Sarabeth Holden is no stranger to bananas and dinosaurs. In fact, with the Sept. 20 release of her sophomore children’s book, Benny and the Bananasaurus Rex, the Halifax-born Inuk author is probably more well-versed in the topics than most.
Benny and the Bananasaurus Rex, published by Inhabit Media, tells the story of a little boy who, with a big imagination and a little help from his anaana (Inuktituk for mother), can be anything he wants to be.
“I hope the readers have a lot of fun with the book,” says Holden, a Dalhousie University alumnus. “I hope that they really enjoy Benny, use their imaginations and are inspired to be whoever they want to be.”
The book features uses of the Inuktitut language, incorporating words such as anaana, ataata and siaq which, in English, translate to mom, dad and grandma, respectively. Holden hopes that by incorporating Inuktitut words, she can help families who use other languages in their homes feel represented.
“There may be someone who at home speaks another language, but outside of the home is primarily English,” says Holden. “It’s just letting other kids know that they’re not all that different.”
She also hopes the book will inspire young readers to take pride in who they are.
“Being proud of yourself allows you to work towards your goals and helps you believe in yourself,” says Holden.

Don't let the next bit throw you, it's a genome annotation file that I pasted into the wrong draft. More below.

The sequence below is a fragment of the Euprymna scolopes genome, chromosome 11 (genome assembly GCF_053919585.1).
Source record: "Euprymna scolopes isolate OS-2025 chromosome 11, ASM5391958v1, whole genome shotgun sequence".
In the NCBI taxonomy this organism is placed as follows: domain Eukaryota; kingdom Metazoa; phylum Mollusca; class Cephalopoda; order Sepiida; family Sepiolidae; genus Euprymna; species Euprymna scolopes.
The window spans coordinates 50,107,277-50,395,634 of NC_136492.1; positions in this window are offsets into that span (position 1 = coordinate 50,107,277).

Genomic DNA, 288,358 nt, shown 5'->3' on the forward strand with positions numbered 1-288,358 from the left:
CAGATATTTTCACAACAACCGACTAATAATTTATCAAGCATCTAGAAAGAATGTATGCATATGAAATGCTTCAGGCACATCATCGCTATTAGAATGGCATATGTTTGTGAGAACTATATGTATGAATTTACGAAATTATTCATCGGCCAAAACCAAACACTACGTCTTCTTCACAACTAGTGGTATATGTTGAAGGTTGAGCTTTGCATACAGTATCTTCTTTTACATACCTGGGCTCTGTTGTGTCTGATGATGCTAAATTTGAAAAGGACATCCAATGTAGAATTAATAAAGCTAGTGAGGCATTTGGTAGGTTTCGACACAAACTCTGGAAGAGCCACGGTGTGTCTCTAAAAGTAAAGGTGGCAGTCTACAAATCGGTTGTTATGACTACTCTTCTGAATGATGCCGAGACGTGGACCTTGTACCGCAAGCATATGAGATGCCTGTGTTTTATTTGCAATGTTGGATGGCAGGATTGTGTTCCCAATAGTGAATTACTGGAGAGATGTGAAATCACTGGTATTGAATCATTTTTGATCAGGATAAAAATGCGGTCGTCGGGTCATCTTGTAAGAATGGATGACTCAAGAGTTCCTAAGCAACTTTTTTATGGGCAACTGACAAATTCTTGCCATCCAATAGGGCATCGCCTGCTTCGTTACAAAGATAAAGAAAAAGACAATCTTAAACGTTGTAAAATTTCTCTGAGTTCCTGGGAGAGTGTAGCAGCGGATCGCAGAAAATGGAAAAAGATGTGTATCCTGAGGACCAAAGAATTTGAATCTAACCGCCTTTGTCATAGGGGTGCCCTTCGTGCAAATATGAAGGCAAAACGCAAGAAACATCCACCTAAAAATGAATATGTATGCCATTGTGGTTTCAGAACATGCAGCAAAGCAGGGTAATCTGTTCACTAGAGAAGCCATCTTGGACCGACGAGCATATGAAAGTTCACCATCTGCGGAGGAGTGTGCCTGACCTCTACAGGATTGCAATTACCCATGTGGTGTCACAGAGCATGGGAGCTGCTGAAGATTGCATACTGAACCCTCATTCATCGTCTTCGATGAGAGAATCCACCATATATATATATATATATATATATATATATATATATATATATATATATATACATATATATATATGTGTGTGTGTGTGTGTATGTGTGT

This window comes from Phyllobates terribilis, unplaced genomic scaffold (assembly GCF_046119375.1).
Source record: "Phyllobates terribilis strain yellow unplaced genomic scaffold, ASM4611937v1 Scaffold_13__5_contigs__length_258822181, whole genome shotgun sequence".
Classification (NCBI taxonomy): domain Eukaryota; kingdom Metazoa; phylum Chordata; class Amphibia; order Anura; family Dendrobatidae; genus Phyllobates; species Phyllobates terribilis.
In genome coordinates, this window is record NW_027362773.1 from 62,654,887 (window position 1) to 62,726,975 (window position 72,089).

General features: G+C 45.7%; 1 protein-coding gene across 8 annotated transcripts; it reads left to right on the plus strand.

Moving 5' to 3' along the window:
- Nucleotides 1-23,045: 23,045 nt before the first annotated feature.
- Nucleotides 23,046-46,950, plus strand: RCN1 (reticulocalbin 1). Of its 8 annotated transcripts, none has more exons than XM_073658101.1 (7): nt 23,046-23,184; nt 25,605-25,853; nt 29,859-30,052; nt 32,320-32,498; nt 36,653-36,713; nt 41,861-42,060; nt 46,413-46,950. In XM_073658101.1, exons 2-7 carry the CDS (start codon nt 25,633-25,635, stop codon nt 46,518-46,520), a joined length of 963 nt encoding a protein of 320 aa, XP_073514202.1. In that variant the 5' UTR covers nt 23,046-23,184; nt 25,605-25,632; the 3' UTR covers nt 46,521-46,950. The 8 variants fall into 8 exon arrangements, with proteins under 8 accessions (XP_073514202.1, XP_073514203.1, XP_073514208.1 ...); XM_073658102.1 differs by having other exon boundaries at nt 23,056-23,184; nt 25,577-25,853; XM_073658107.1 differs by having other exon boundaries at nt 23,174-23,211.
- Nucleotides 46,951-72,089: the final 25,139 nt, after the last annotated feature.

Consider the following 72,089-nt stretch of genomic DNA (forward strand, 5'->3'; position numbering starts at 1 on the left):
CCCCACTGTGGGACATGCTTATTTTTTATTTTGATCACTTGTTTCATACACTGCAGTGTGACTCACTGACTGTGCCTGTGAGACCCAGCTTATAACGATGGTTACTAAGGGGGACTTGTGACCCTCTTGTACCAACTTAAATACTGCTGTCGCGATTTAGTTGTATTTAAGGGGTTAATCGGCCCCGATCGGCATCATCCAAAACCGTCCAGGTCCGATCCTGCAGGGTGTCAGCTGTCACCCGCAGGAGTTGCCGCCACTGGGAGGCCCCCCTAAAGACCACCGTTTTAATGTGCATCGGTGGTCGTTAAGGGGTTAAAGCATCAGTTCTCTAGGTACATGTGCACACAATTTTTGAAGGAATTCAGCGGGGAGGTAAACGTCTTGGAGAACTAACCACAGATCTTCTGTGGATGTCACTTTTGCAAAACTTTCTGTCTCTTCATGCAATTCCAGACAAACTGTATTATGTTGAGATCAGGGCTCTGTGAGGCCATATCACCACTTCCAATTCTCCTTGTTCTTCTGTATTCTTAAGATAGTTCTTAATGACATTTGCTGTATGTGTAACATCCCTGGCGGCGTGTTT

Holden’s eldest son inspired the “banana-meets-dinosaur” theme, noting her son’s love of bananas as a toddler gave her the idea for the book. Now, he has an increasing interest in dinosaurs. A perfect combo.
“When my older son was two [years old], he could not get enough of bananas,” says Holden. “At the same time, there are two points in your life where you know a lot about dinosaurs and it’s when you are four years old and when you have a four-year-old. So, it was just a lot of dinosaurs and a lot of bananas.”
Holden shared that her children have continuously inspired her story ideas and that inspiration often strikes at the most random of times.
“I recently wrote a manuscript because of my two-year-old, who has fought sleep for two years. I was telling him a story one night and he fell asleep. This kid had never fallen asleep like that before and I thought, oh my goodness, I need to write this down,” she says.
Being an entrepreneur alongside her writing work, Holden acknowledges the importance of seizing opportunities and persevering.
“I think having that hustle is how I always describe it. Keeping your eye out for opportunities and just going for it,” states Holden. “As a writer, you can hear ‘no’ a lot. But it’s really important to keep on going because you’re going to get one ‘yes’ for a fraction of the ‘no’s that you get. Every time you get a ‘yes’, that’s a win.”
Holden plans to release more children’s books soon.
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